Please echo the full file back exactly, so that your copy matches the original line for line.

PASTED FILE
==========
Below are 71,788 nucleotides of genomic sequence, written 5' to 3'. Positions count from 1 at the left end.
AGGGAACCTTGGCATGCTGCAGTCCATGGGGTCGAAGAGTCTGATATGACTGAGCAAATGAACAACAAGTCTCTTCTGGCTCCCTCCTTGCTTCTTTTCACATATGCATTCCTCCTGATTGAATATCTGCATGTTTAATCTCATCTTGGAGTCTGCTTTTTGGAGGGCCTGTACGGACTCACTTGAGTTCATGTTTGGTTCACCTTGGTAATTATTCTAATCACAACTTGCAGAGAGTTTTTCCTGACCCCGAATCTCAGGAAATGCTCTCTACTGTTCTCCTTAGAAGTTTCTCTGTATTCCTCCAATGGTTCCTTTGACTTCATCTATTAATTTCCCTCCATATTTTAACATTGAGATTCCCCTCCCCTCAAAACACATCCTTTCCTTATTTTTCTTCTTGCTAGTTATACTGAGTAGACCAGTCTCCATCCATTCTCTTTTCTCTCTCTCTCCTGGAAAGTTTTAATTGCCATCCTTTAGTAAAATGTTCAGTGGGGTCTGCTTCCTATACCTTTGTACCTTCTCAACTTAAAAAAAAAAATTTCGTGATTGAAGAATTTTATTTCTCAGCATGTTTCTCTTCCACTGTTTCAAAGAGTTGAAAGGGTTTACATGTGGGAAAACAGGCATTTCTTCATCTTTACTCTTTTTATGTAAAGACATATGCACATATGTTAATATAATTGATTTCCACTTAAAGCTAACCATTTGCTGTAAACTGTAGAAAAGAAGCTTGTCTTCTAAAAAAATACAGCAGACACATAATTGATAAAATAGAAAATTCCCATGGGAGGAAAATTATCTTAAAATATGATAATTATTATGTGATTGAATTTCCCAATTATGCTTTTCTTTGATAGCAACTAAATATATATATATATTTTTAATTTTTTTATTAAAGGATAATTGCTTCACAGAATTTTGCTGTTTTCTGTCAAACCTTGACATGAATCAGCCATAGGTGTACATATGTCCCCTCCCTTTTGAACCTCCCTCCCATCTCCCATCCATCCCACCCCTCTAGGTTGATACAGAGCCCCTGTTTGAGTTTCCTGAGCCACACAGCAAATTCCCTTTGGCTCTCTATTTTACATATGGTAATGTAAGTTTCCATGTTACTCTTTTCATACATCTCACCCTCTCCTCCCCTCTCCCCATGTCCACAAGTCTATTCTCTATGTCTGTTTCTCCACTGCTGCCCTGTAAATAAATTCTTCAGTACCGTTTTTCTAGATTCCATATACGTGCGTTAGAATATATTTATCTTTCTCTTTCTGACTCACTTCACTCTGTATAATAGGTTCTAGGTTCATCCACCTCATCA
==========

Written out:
Below are 71,788 nucleotides of genomic sequence, written 5' to 3'. Positions count from 1 at the left end.
AGGGAACCTTGGCATGCTGCAGTCCATGGGGTCGAAGAGTCTGATATGACTGAGCAAATGAACAACAAGTCTCTTCTGGCTCCCTCCTTGCTTCTTTTCACATATGCATTCCTCCTGATTGAATATCTGCATGTTTAATCTCATCTTGGAGTCTGCTTTTTGGAGGGCCTGTACGGACTCACTTGAGTTCATGTTTGGTTCACCTTGGTAATTATTCTAATCACAACTTGCAGAGAGTTTTTCCTGACCCCGAATCTCAGGAAATGCTCTCTACTGTTCTCCTTAGAAGTTTCTCTGTATTCCTCCAATGGTTCCTTTGACTTCATCTATTAATTTCCCTCCATATTTTAACATTGAGATTCCCCTCCCCTCAAAACACATCCTTTCCTTATTTTTCTTCTTGCTAGTTATACTGAGTAGACCAGTCTCCATCCATTCTCTTTTCTCTCTCTCTCCTGGAAAGTTTTAATTGCCATCCTTTAGTAAAATGTTCAGTGGGGTCTGCTTCCTATACCTTTGTACCTTCTCAACTTAAAAAAAAAAATTTCGTGATTGAAGAATTTTATTTCTCAGCATGTTTCTCTTCCACTGTTTCAAAGAGTTGAAAGGGTTTACATGTGGGAAAACAGGCATTTCTTCATCTTTACTCTTTTTATGTAAAGACATATGCACATATGTTAATATAATTGATTTCCACTTAAAGCTAACCATTTGCTGTAAACTGTAGAAAAGAAGCTTGTCTTCTAAAAAAATACAGCAGACACATAATTGATAAAATAGAAAATTCCCATGGGAGGAAAATTATCTTAAAATATGATAATTATTATGTGATTGAATTTCCCAATTATGCTTTTCTTTGATAGCAACTAAATATATATATATATTTTTAATTTTTTTATTAAAGGATAATTGCTTCACAGAATTTTGCTGTTTTCTGTCAAACCTTGACATGAATCAGCCATAGGTGTACATATGTCCCCTCCCTTTTGAACCTCCCTCCCATCTCCCATCCATCCCACCCCTCTAGGTTGATACAGAGCCCCTGTTTGAGTTTCCTGAGCCACACAGCAAATTCCCTTTGGCTCTCTATTTTACATATGGTAATGTAAGTTTCCATGTTACTCTTTTCATACATCTCACCCTCTCCTCCCCTCTCCCCATGTCCACAAGTCTATTCTCTATGTCTGTTTCTCCACTGCTGCCCTGTAAATAAATTCTTCAGTACCGTTTTTCTAGATTCCATATACGTGCGTTAGAATATATTTATCTTTCTCTTTCTGACTCACTTCACTCTGTATAATAGGTTCTAGGTTCATCCACCTCATCA